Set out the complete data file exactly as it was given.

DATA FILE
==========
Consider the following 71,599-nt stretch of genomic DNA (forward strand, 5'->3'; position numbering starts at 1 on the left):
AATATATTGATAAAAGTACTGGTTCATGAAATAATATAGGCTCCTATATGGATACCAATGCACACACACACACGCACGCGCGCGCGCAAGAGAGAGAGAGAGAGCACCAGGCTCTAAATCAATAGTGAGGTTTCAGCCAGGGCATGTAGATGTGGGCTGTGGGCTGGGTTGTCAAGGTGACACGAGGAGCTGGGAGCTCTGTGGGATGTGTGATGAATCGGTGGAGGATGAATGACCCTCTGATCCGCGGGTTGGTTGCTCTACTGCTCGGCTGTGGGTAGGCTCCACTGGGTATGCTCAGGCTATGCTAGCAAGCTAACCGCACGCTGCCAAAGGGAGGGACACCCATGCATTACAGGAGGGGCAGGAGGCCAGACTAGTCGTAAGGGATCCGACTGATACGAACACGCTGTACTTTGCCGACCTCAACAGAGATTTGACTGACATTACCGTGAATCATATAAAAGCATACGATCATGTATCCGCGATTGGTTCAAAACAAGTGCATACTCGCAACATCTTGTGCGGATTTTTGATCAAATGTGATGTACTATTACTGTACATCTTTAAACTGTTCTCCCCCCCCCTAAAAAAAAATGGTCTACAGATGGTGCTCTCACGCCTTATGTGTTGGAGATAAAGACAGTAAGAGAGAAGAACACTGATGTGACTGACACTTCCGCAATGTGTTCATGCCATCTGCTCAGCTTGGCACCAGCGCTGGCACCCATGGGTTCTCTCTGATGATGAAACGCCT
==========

Consider the following 71,599-nt stretch of genomic DNA (forward strand, 5'->3'; position numbering starts at 1 on the left):
AATATATTGATAAAAGTACTGGTTCATGAAATAATATAGGCTCCTATATGGATACCAATGCACACACACACACGCACGCGCGCGCGCAAGAGAGAGAGAGAGAGCACCAGGCTCTAAATCAATAGTGAGGTTTCAGCCAGGGCATGTAGATGTGGGCTGTGGGCTGGGTTGTCAAGGTGACACGAGGAGCTGGGAGCTCTGTGGGATGTGTGATGAATCGGTGGAGGATGAATGACCCTCTGATCCGCGGGTTGGTTGCTCTACTGCTCGGCTGTGGGTAGGCTCCACTGGGTATGCTCAGGCTATGCTAGCAAGCTAACCGCACGCTGCCAAAGGGAGGGACACCCATGCATTACAGGAGGGGCAGGAGGCCAGACTAGTCGTAAGGGATCCGACTGATACGAACACGCTGTACTTTGCCGACCTCAACAGAGATTTGACTGACATTACCGTGAATCATATAAAAGCATACGATCATGTATCCGCGATTGGTTCAAAACAAGTGCATACTCGCAACATCTTGTGCGGATTTTTGATCAAATGTGATGTACTATTACTGTACATCTTTAAACTGTTCTCCCCCCCCCTAAAAAAAAATGGTCTACAGATGGTGCTCTCACGCCTTATGTGTTGGAGATAAAGACAGTAAGAGAGAAGAACACTGATGTGACTGACACTTCCGCAATGTGTTCATGCCATCTGCTCAGCTTGGCACCAGCGCTGGCACCCATGGGTTCTCTCTGATGATGAAACGCCT